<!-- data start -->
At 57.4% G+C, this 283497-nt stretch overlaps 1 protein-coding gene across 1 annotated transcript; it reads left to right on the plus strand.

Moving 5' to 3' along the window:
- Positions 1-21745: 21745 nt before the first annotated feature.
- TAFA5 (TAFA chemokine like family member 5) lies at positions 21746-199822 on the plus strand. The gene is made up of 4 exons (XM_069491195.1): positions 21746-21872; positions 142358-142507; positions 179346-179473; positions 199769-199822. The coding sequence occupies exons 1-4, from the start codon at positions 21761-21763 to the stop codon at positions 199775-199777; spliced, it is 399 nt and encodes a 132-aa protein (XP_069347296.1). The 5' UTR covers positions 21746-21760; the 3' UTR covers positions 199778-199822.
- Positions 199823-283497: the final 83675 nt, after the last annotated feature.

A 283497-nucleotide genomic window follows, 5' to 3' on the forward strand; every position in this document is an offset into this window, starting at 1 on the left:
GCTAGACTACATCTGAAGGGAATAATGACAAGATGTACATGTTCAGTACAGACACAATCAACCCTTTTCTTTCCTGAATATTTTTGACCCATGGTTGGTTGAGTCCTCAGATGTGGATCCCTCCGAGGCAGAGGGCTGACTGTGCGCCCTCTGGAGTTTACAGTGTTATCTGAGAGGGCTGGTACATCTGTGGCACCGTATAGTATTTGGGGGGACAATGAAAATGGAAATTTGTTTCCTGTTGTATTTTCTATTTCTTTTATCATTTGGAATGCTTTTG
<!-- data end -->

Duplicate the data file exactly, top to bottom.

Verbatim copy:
At 57.4% G+C, this 283497-nt stretch overlaps 1 protein-coding gene across 1 annotated transcript; it reads left to right on the plus strand.

Moving 5' to 3' along the window:
- Positions 1-21745: 21745 nt before the first annotated feature.
- TAFA5 (TAFA chemokine like family member 5) lies at positions 21746-199822 on the plus strand. The gene is made up of 4 exons (XM_069491195.1): positions 21746-21872; positions 142358-142507; positions 179346-179473; positions 199769-199822. The coding sequence occupies exons 1-4, from the start codon at positions 21761-21763 to the stop codon at positions 199775-199777; spliced, it is 399 nt and encodes a 132-aa protein (XP_069347296.1). The 5' UTR covers positions 21746-21760; the 3' UTR covers positions 199778-199822.
- Positions 199823-283497: the final 83675 nt, after the last annotated feature.

A 283497-nucleotide genomic window follows, 5' to 3' on the forward strand; every position in this document is an offset into this window, starting at 1 on the left:
GCTAGACTACATCTGAAGGGAATAATGACAAGATGTACATGTTCAGTACAGACACAATCAACCCTTTTCTTTCCTGAATATTTTTGACCCATGGTTGGTTGAGTCCTCAGATGTGGATCCCTCCGAGGCAGAGGGCTGACTGTGCGCCCTCTGGAGTTTACAGTGTTATCTGAGAGGGCTGGTACATCTGTGGCACCGTATAGTATTTGGGGGGACAATGAAAATGGAAATTTGTTTCCTGTTGTATTTTCTATTTCTTTTATCATTTGGAATGCTTTTG